Consider now the machinery by which gold measures the commodities of the world. Exhibit A: the gold standard. As there is not enough metal for everyday use, each nation issues currency and agrees to relate its currency to gold or to go on what is called a gold standard. There are, broadly speaking, three types of gold standard in use. There are (I) the absolute or orthodox standard: paper money is redeemable in gold -- the U. S. and Sweden are committed to this make of gold standard; (2) the gold bullion standard: paper money is only redeemable in gold in large quantities (you can buy a gold bar but not a gold coin) England, France, and Belgium use this type; (3) the gold exchange standard: paper money is supported by the reserves of some other country which is on a strict gold standard -- in other words currency is exchangeable for paper based on gold. The reserve behind credit issued on gold exchange may or may not contain gold metal along with the paper of a gold standard country. Austria, Poland, Rumania, etc., are on this paper-based-on-paper-based-on-gold basis.
There are dozens of different sub-species, hybrids, etc., etc. The subtleties involved in these arrangements are enormous, and the introduction of the relatively new gold exchange standard (Austria used it before the War, but its present popularity was born of post-War necessity) opens up a whole new field of international relationship. It also introduces the paradox that, while any country may use it, if every country did, it would, ipso facto, cease to exist. For being based on a gold standard, it implies the existence of one. The whole machinery of gold exchange standard is in the formative stage. But the idea of a country's using another's gold as a reserve does exist and does work, if only with the din of controversy in its metaphorical ears.
Having suggested the methods, the next step is to observe what we may of the execution. The first problem is how much gold or gold exchange should be reserved against currency. Experience has convinced governments that they should have gold on hand to the value of 30 or 40 per cent of their currency in circulation. And gold exchange nations keep about the same ratio of gold exchange. The ratios are, generally, fixed by law. But the legal requirements are universally based on banking experience and represent roughly what the financiers of the nation think a safe margin. The U.S. requires 40 per cent, France 35, Italy 40, etc. England's system is involved, and legal requirements are phrased in terms of maximum amounts of currency authorizable against certain sums of reserve, in effect necessitating a 33 per cent ratio. The gold a nation possesses may be figured as reserve behind actual bank notes issued, or as backing up these notes and other obligations. Reservations are the rule, and a lifetime could be spent studying the laws of various lands. But back of all systems runs this idea: a country must keep enough value -- gold or gold exchange -- on hand to preserve man's confidence in its currency, to have enough cash in the till to meet its obligations as presented. Once more: if everyone asked for his money at once, he couldn't get it. But experience has shown that a stable country maintaining about these ratios will never find itself embarrassed by too many of its citizens demanding gold at the same time. This issuance of more currency than gold does not end the expansion of the metal's use as a final guarantee, and before we can take up the problems which have arisen as a result of such expansion we will have to touch on the further projection.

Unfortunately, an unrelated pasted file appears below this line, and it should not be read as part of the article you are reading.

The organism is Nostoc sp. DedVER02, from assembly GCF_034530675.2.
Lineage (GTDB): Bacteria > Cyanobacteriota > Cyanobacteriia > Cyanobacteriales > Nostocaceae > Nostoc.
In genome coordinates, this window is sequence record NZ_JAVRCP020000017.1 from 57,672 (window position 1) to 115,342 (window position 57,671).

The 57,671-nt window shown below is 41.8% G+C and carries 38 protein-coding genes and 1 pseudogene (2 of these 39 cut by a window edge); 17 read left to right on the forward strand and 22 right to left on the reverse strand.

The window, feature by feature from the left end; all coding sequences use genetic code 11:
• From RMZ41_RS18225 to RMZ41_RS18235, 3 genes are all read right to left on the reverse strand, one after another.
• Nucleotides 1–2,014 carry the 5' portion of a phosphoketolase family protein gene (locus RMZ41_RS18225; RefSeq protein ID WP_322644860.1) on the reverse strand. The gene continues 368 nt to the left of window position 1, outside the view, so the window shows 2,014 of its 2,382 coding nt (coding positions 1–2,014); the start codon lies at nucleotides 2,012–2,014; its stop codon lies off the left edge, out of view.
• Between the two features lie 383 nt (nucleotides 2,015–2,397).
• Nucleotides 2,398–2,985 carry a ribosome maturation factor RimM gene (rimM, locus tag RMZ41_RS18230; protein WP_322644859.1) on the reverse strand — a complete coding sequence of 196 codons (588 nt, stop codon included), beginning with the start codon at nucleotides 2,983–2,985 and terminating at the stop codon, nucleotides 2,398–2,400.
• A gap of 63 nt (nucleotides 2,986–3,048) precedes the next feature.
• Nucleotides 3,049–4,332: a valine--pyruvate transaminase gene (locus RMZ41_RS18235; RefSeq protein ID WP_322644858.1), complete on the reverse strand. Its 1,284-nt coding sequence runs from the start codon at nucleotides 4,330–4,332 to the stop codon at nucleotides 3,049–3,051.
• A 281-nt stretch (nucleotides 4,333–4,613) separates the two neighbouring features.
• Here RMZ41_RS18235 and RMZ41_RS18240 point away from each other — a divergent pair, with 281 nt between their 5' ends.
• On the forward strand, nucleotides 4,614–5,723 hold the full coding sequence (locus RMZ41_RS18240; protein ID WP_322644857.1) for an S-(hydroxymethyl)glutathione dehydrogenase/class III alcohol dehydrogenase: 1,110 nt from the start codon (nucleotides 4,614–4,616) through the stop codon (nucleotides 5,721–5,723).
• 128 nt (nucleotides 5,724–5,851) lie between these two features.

Gold Into Credit
Here banking enters the picture. The fashion of today is for a country to organize its finances by means of a central bank (Bank of England, Federal Reserve System, etc.) either owned, controlled, or largely influenced by its government and doing business with the private banks of the country. This central bank is the custodian of the gold supply (except what part might be held by the Treasury) and issues the country's currency, governed strictly by the gold ratio. The private banks of the country, however, may issue their own credit (presumably redeemable in currency), and to control this, each is required to keep, or has made a habit of keeping, an amount equivalent to a percentage of the money it owes (its deposits) with the central bank -- 10 to 15 per cent is the rule. Thus for the possession of $1.00 of gold, the central bank may issue $2.50 of credit to a lesser institution which, in turn may, theoretically, extend $25 worth of credit to a customer and still be within the law, abiding strictly by the gold standard which says that each and every paper dollar may be redeemed in grains of gold!
The exact methods of effecting this elasticity vary widely. In the U. S., we have our Federal Reserve System's twelve central banks, each lending money to member banks. At present, $1.00 of gold supports about $14 of credit. In Great Britain, £1 supports £19 of notes and credit. Less developed credit machinery allows less expansion.